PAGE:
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Longboat Police warn residents about boat-theft ring

Longboat Police Department has reason to believe that locals could be at risk of having their boats stolen from their lifts.

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  • | 8:00 a.m. April 4, 2018
  • Longboat Key
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Longboat Police are warning boat owners about a ring of thieves stealing higher-end offshore fishing boats along the west coast of Florida.

The criminals, police said, typically look for twin- and triple-engined open-fisherman style boats in the 30-foot range. 

Longboat Police Lt. Robert Bourque said the thieves have been active along the Gulf Coast in recent months, a sign they might strike unsuspecting owners locally. A 36-foot boat with three engines was stolen last month from a home lift in Clearwater Beach.  A similar craft was stolen in Bellair.

Bourque said it’s likely the criminal organization uses the boats it steals to illegally transport Cubans from their home country to Mexico — at least that’s what similar thieves have done in years past. Those Cubans, Bourque said, have been known to make their way to the United States. 

A law enforcement “working group” consisting of police departments from cities and counties along the west coast of Florida, including officials from the U.S. Coast Guard and Florida Department of Law Enforcement, have been tracking this group of criminals for at least a decade, Bourque said.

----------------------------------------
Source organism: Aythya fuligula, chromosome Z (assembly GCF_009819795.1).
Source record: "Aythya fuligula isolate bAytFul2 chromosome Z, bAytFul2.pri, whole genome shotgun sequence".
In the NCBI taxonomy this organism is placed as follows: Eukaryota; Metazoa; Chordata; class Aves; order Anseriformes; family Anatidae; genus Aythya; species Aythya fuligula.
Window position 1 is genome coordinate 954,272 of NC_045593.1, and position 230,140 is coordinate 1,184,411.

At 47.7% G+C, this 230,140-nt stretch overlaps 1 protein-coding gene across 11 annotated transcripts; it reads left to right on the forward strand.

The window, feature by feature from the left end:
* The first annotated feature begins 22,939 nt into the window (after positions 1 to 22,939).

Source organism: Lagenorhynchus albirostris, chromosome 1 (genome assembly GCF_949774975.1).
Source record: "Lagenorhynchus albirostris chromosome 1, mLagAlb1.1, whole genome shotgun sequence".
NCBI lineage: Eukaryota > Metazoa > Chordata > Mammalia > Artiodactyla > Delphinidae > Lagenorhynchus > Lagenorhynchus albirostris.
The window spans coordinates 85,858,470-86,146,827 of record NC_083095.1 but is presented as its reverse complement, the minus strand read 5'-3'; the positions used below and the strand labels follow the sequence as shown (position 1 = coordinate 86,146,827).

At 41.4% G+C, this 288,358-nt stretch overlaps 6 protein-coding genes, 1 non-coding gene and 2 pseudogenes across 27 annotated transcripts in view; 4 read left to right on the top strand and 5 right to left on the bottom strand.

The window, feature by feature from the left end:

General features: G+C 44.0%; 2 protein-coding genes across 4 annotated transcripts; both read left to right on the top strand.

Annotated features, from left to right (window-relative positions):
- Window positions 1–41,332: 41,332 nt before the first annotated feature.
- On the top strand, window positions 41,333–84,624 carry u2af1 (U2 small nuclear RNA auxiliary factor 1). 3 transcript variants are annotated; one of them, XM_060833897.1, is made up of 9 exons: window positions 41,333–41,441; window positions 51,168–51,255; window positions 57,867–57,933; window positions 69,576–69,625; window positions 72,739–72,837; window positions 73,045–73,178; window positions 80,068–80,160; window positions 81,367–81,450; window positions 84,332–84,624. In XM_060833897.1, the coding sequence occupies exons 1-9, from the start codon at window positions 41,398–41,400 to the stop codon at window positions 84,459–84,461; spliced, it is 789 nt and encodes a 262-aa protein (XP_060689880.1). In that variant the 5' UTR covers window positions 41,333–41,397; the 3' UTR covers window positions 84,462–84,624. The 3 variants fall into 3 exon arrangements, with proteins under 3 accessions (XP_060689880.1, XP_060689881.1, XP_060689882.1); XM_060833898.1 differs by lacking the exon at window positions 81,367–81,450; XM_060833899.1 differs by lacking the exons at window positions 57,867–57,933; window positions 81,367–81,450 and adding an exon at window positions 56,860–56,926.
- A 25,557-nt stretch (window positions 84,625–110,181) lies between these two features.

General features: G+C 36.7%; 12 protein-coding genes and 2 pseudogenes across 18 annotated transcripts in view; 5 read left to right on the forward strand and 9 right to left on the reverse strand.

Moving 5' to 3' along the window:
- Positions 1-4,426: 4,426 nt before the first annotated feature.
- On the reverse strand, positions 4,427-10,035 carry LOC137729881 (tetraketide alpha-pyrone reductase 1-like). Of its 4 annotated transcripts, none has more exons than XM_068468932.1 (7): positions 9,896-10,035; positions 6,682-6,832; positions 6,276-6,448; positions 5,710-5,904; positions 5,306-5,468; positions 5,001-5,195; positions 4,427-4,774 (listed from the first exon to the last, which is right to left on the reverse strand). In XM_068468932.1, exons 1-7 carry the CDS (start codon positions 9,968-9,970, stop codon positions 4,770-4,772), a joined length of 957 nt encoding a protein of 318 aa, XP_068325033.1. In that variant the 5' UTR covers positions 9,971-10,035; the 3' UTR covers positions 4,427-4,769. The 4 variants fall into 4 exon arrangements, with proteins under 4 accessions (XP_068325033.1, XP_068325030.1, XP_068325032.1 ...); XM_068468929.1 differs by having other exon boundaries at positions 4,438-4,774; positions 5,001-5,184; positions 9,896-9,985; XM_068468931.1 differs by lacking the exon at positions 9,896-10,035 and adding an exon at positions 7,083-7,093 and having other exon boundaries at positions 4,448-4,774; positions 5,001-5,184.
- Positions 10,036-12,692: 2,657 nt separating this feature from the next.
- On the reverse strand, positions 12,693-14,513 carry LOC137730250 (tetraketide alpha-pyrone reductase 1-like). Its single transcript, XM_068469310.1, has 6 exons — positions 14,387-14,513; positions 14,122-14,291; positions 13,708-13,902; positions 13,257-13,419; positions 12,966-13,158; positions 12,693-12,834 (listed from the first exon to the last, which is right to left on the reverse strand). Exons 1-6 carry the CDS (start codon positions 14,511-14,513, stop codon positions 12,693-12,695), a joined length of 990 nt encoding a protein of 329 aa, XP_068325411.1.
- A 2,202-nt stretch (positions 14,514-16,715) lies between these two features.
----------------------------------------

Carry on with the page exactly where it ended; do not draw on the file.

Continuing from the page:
[Boat thefts on the rise]

“We know that they have been in our area recently, and we know they’re active in their home area,” Bourque said. “We want to make sure that everyone is securing their boats.”

Police believe these criminal had been in the area in 2015, when a 30-foot twin-engined boat was stolen from a lift on Longboat Key. The owner had been out of town when the boat went missing, according to a police report.

The lift that held the white 2014 Grady-White 305 Express had been lowered into the water. The keys for that boat were locked in a box on shore, but the boat was missing.

A similar boat had been stolen 2009, when police again noticed a rash of boat thefts in the region. That vessel was worth more than $250,000.

Offshore powerboats are the type thieves seek, police said.
Offshore powerboats are the type thieves seek, police said.

Most of the boats police suspect are susceptible to theft have Yamaha engines and are stored on a lift, Bourque said. 

The boat stolen in 2015 had two Yamaha F350 four stroke motors. The boat stolen in 2009 had a similar propulsion system.

These thieves often arrive at night on a smaller boat, lower the target vessel — identified before the heist — into the water, start it and take it Cancun, Mexico, Bourque said. Neighbors in the 2015 case did not notice anything suspicious.

Most stolen boats are never recovered, Bourque said. The thieves are responsible boat thefts that add up to a cost that’s “easily in the millions,” Bourque said.

“The theft activity has recently picked up and historically, when that happens, we’ve had thefts in our area,” Bourque said.

Police are asking residents with boats to take extra precaution in securing their property.

That could mean powering off the boat lift, buying or updating an alarm system for a boat or attaching some kind of GPS monitoring device to the vessel, said David Miller, a co-owner of Cannons Marina.

“Just use common sense,” Miller said. “The harder you can make if for them to get your boat — they’re going to go pick on another boat.”

Updated Wednesday, April 4, at 10:15 a.m.


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